Metrics drive behaviors some not intended, Example of CA HOV change for Hybrid Cars

PUE metric is simple and effective way for people to understand the power and cooling efficiency of their data center.  The more people discussing PUE, the lower the numbers go, the difference hopefully will decrease.  A strange example of a difference causing an unintended affect is in California's booting the "Prius Perk" from the HOV lanes.


Loss Of California HOV-Lane 'Prius Perk' Slows All Traffic


Published October 14, 2011

| High Gear Media

Many California drivers silently cheered on July 1, when the yellow stickers on 85,000 hybrid cars expired--meaning their drivers were no longer allowed to travel solo in the carpool lane.

According to a new study released Monday at the University of California-Berkeley, though the loss of the single-occupant privilege that was cheered by other drivers may have made their own lives paradoxically worse.

The study is here.

We verify that slow speeds in a special-use lane, such as a carpool or bus lane, can be due to both high demand  for that lane and slow speeds in the adjacent regular-use lane.  These dual influences are confirmed from months of data collected from all freeway carpool facilities in the San Francisco Bay Area.  Additional data indicate that  both influences hold not only for other types of special-use lanes, including bus lanes, but also for other parts of the world.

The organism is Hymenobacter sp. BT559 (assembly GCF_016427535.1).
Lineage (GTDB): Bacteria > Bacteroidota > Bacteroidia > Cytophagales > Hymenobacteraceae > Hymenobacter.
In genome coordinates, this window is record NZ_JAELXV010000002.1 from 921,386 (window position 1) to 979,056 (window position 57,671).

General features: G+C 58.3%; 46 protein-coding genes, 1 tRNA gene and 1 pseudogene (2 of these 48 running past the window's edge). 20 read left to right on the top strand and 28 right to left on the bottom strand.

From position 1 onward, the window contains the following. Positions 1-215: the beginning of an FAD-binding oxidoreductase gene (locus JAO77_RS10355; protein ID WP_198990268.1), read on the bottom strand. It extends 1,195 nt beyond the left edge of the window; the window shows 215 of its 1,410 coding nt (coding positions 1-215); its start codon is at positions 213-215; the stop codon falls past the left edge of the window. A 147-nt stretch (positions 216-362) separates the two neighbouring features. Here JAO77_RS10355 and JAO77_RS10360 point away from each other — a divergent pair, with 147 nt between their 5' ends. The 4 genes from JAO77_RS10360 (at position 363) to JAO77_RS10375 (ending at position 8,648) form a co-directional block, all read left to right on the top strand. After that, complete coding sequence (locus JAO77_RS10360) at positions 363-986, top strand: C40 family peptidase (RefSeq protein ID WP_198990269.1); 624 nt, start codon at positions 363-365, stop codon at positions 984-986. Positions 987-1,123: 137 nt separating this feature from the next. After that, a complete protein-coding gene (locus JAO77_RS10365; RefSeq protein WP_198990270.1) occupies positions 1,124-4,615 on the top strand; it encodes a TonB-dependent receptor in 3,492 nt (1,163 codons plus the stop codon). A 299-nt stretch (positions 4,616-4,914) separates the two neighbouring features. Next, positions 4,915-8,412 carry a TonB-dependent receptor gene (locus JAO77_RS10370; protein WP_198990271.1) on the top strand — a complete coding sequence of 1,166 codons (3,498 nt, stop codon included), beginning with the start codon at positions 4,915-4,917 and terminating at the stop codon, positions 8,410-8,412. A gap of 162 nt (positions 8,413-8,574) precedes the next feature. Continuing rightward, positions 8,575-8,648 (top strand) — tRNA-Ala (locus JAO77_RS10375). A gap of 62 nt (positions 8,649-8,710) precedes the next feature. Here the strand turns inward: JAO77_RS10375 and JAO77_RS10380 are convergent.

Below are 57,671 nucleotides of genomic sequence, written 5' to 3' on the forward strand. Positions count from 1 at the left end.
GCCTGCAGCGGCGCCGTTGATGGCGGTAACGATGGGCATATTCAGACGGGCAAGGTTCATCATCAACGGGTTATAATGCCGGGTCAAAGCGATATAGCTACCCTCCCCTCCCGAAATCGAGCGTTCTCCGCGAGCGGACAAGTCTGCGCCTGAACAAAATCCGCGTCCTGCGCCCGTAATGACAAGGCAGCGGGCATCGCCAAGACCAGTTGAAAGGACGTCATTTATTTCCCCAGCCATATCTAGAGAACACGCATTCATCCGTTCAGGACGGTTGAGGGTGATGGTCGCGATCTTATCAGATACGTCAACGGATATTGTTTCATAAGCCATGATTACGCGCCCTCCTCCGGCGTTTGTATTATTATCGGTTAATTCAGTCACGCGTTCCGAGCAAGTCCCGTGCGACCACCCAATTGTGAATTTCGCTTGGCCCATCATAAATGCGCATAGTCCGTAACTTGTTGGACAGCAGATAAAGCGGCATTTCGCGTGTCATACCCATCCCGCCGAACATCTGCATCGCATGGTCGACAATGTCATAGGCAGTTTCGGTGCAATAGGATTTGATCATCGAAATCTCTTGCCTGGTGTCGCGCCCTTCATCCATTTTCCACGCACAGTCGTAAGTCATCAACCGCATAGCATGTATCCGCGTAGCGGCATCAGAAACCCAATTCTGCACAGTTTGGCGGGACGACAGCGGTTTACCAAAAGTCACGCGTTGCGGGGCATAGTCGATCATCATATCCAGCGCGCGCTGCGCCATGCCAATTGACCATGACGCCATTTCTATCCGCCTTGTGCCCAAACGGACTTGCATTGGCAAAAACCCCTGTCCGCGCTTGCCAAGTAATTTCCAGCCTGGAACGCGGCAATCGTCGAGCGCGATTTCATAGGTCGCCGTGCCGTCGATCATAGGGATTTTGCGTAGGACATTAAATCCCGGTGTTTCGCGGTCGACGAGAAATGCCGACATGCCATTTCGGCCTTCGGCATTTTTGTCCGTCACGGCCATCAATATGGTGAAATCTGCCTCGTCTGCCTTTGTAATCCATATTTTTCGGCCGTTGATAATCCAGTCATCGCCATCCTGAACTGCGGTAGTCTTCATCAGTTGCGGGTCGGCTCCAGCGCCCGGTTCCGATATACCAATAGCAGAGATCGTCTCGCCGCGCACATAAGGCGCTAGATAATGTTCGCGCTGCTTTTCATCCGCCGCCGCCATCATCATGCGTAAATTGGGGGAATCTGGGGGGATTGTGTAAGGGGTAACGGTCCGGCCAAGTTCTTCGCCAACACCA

The findings do not bode well for a  new  US  regulation stipulating that most classes of LowEmitting Vehicles, or LEVs, are to vacate slow-moving carpool lanes.  These LEVs invariably constitute small percentages of traffic; e.g. they are only about 1% of the freeway traffic demand in the San Francisco Bay Area.  Yet, we show that relegating some or all of these vehicles to regular-use lanes can significantly add to regular-lane congestion, and that this, in turn, can also be damaging to vehicles that continue to use the carpool lanes.  Counterproductive outcomes of this kind are predicted first by applying kinematic wave analysis to a real Bay Area freeway.  The site stands to suffer less from the  regulationthan will others in the region. Yet,  we predict that the site’s people-hours and vehicle-hours traveled during the rush will each increase by  more than 10%, and that carpool-lane traffic will share  in  the damages.  Real data from the site support these predictions.  Further parametric analysis of a hypothetical, but more generic freeway system indicates that  these kinds of  negative outcomes will be widespread.  Constructive ways to amend the new regulation are discussed, as are promising strategies to increase the vehicle speeds in carpool lanes by improving the travel conditions in regular lanes.